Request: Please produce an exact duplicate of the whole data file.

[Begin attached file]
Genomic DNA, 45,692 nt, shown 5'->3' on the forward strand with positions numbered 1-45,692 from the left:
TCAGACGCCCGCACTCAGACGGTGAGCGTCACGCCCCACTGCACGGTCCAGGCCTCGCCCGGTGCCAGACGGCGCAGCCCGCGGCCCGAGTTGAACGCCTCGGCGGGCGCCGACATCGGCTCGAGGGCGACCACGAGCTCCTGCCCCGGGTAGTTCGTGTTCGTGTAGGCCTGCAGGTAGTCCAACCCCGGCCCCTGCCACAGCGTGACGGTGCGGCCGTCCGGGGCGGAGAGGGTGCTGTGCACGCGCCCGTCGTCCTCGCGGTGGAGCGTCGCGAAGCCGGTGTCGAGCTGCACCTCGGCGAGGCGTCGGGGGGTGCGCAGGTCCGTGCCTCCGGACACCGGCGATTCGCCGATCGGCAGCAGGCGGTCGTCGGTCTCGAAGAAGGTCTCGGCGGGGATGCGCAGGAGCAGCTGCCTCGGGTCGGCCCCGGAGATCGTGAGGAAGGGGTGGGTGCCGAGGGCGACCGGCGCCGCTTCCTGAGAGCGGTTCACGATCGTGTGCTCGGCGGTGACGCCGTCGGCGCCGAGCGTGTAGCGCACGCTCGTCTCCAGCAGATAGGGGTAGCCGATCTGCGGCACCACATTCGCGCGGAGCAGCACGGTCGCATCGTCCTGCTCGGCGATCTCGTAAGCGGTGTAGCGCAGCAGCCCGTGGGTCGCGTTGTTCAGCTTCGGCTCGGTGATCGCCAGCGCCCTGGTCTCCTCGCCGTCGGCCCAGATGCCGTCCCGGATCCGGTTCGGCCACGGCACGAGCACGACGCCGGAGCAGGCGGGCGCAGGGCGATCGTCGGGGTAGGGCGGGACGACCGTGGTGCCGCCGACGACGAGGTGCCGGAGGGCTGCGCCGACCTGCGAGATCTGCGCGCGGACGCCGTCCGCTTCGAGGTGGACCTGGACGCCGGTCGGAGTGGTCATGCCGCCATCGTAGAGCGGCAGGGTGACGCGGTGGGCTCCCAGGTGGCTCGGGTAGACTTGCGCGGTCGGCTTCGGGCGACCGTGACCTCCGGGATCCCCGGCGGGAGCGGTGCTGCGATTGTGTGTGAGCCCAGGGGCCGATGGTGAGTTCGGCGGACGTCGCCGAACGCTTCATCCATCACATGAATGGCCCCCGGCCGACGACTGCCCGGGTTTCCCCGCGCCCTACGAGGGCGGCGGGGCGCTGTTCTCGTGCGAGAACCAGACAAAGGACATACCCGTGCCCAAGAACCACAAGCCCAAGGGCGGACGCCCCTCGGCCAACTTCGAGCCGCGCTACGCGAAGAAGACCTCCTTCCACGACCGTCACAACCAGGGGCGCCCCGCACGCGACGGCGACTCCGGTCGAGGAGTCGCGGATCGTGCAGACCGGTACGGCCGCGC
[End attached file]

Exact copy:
Genomic DNA, 45,692 nt, shown 5'->3' on the forward strand with positions numbered 1-45,692 from the left:
TCAGACGCCCGCACTCAGACGGTGAGCGTCACGCCCCACTGCACGGTCCAGGCCTCGCCCGGTGCCAGACGGCGCAGCCCGCGGCCCGAGTTGAACGCCTCGGCGGGCGCCGACATCGGCTCGAGGGCGACCACGAGCTCCTGCCCCGGGTAGTTCGTGTTCGTGTAGGCCTGCAGGTAGTCCAACCCCGGCCCCTGCCACAGCGTGACGGTGCGGCCGTCCGGGGCGGAGAGGGTGCTGTGCACGCGCCCGTCGTCCTCGCGGTGGAGCGTCGCGAAGCCGGTGTCGAGCTGCACCTCGGCGAGGCGTCGGGGGGTGCGCAGGTCCGTGCCTCCGGACACCGGCGATTCGCCGATCGGCAGCAGGCGGTCGTCGGTCTCGAAGAAGGTCTCGGCGGGGATGCGCAGGAGCAGCTGCCTCGGGTCGGCCCCGGAGATCGTGAGGAAGGGGTGGGTGCCGAGGGCGACCGGCGCCGCTTCCTGAGAGCGGTTCACGATCGTGTGCTCGGCGGTGACGCCGTCGGCGCCGAGCGTGTAGCGCACGCTCGTCTCCAGCAGATAGGGGTAGCCGATCTGCGGCACCACATTCGCGCGGAGCAGCACGGTCGCATCGTCCTGCTCGGCGATCTCGTAAGCGGTGTAGCGCAGCAGCCCGTGGGTCGCGTTGTTCAGCTTCGGCTCGGTGATCGCCAGCGCCCTGGTCTCCTCGCCGTCGGCCCAGATGCCGTCCCGGATCCGGTTCGGCCACGGCACGAGCACGACGCCGGAGCAGGCGGGCGCAGGGCGATCGTCGGGGTAGGGCGGGACGACCGTGGTGCCGCCGACGACGAGGTGCCGGAGGGCTGCGCCGACCTGCGAGATCTGCGCGCGGACGCCGTCCGCTTCGAGGTGGACCTGGACGCCGGTCGGAGTGGTCATGCCGCCATCGTAGAGCGGCAGGGTGACGCGGTGGGCTCCCAGGTGGCTCGGGTAGACTTGCGCGGTCGGCTTCGGGCGACCGTGACCTCCGGGATCCCCGGCGGGAGCGGTGCTGCGATTGTGTGTGAGCCCAGGGGCCGATGGTGAGTTCGGCGGACGTCGCCGAACGCTTCATCCATCACATGAATGGCCCCCGGCCGACGACTGCCCGGGTTTCCCCGCGCCCTACGAGGGCGGCGGGGCGCTGTTCTCGTGCGAGAACCAGACAAAGGACATACCCGTGCCCAAGAACCACAAGCCCAAGGGCGGACGCCCCTCGGCCAACTTCGAGCCGCGCTACGCGAAGAAGACCTCCTTCCACGACCGTCACAACCAGGGGCGCCCCGCACGCGACGGCGACTCCGGTCGAGGAGTCGCGGATCGTGCAGACCGGTACGGCCGCGC